The Church has indeed since provided us with an exemption to allow participation in the violence of war, coined three centuries after Jesus--the just war theory. This tradition was promoted by St. Augustine {more on this in Merton’s book}, and has predominated politically ever since. Fr. Charles Emmanuel McCarthy has preached and written on this change in the direction of our church’s history-- “Constantinian Christianity.” *** An over-simplification: when the Emperor Constantine became Christian, he gave Roman real estate to convert pagan temples into Christian churches; then Christians were required, by the year 400 A.D., to join the army to defend Roman real estate.

After looking at these historical reminders of the Church’s earliest tradition rejecting war, following the nonviolent and all-merciful Jesus, we come to what is most important. Please read the four Gospels from start to finish, listening to and praying with Jesus. Take your time, be deliberate. In a world of Roman conquest and many Jewish factions, what did Jesus preach and do? From the Sermon on the Mount with “Love your enemies…” at its heart, though the many healings and devils driven out on the way to Jerusalem, cleansing the Temple, swiftly taken into custody, and then executed as a criminal on the cross, Jesus was always active and prayerful in nonviolent love, obedient to Abba God the Father. He refused to have disciples take up the sword to defend the earthly kingdom promised Him by Satan, father of lies. Jesus taught, lived, died, and rose again to save us and show us the way--nonviolent love and mercy towards friend and enemy is the Way to the Kingdom of God.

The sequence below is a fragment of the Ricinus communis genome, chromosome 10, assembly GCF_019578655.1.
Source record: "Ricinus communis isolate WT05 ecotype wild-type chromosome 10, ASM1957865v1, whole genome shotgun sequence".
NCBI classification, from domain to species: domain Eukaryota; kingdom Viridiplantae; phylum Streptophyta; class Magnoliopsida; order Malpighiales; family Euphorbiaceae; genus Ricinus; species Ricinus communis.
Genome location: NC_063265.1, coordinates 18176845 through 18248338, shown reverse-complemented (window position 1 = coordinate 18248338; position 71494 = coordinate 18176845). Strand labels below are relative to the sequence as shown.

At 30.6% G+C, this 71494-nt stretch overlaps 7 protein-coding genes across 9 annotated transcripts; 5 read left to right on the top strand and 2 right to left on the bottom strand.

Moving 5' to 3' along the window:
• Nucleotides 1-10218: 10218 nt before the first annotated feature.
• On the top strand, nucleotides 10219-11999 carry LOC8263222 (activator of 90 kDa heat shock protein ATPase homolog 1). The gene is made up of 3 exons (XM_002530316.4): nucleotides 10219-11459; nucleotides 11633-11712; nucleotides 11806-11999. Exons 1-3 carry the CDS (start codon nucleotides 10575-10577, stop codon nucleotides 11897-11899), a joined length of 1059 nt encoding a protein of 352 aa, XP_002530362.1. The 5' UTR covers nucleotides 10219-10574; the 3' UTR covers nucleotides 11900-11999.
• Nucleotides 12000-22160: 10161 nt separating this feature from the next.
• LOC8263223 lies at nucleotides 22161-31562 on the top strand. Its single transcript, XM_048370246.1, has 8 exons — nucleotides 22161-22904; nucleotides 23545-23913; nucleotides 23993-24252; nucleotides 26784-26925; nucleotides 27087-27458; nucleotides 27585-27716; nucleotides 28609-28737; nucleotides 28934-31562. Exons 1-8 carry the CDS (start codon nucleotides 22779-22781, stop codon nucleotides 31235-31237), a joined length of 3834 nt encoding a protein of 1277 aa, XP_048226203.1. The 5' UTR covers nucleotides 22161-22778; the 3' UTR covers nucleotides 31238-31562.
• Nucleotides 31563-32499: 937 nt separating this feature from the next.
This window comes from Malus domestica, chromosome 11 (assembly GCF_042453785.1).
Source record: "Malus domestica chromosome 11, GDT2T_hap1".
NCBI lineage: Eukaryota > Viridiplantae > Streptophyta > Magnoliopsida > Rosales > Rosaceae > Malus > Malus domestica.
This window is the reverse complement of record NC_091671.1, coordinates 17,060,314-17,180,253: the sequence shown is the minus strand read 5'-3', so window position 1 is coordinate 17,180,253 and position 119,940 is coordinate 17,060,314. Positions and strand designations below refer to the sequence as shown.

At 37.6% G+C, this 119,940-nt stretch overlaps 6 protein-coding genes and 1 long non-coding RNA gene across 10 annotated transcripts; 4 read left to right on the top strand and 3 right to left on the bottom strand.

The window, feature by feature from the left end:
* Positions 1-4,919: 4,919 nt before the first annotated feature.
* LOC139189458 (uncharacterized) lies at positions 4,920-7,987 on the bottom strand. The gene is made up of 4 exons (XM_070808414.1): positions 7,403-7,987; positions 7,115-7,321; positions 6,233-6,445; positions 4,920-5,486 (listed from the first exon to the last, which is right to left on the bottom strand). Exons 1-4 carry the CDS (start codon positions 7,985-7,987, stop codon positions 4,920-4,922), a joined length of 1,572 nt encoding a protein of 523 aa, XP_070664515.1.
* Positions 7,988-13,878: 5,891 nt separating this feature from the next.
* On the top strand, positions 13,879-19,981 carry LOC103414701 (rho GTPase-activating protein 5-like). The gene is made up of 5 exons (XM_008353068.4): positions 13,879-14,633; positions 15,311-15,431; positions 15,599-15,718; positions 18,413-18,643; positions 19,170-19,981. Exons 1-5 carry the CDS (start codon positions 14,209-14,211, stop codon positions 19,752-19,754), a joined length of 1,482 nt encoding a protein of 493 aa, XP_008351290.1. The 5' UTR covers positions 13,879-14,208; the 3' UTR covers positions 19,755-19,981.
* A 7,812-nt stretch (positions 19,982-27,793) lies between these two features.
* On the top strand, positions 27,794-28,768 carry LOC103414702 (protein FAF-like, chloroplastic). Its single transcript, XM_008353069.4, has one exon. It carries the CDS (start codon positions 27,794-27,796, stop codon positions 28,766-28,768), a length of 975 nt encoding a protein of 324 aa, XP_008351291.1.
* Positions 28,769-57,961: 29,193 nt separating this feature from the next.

When you read the whole story [or have read to you as was most probable in early Gospel times], take wise companions with you. John Pilch's The Cultural World of Jesus has been very valuable to me, and the Little Rock Scripture Studies give a good overview of how and when the scriptures were inspired. There are many other good guides. Discuss the nonviolence of the Gospels with your faith community--attend a scripture class.

Read and pray the four Gospels thoughtfully from start to finish. You will find hard sayings, the narrow gate, and the Way the Truth and the Life. You will meet Jesus, "for it is in prayer that we encounter Jesus, who is our peace, and learn from him the way to peace." [The Challenge of Peace Sec. 290] The promise of everlasting life in the Kingdom of God is open to all, and can give peace and true happiness on earth as well, if we put away the sword, and become militant in God’s justice and mercy.

“If we cannot know from the New Testament that Christ totally rejects violence, then we can know nothing of His person or message. It is the clearest of teachings.” Fr. J.L. McKenzie S.J.

* These sections, 66 through 121, as well as the whole document, are well worth reading.

**This Thomas Merton book, Peace in the Post-Christian Era, [available from] is also worth contemplating in its entirety. It was his spiritual attempt to save us all from nuclear self-destruction. Changing “communism” in the text to “terrorism” most often serves to fit present times to the T.

*** Fr. E.C. McCarthy’s website: [At present there is no article at the site that directly discusses this church history—for an academic organization’s outline of the issue see ]

No comments:

Post a Comment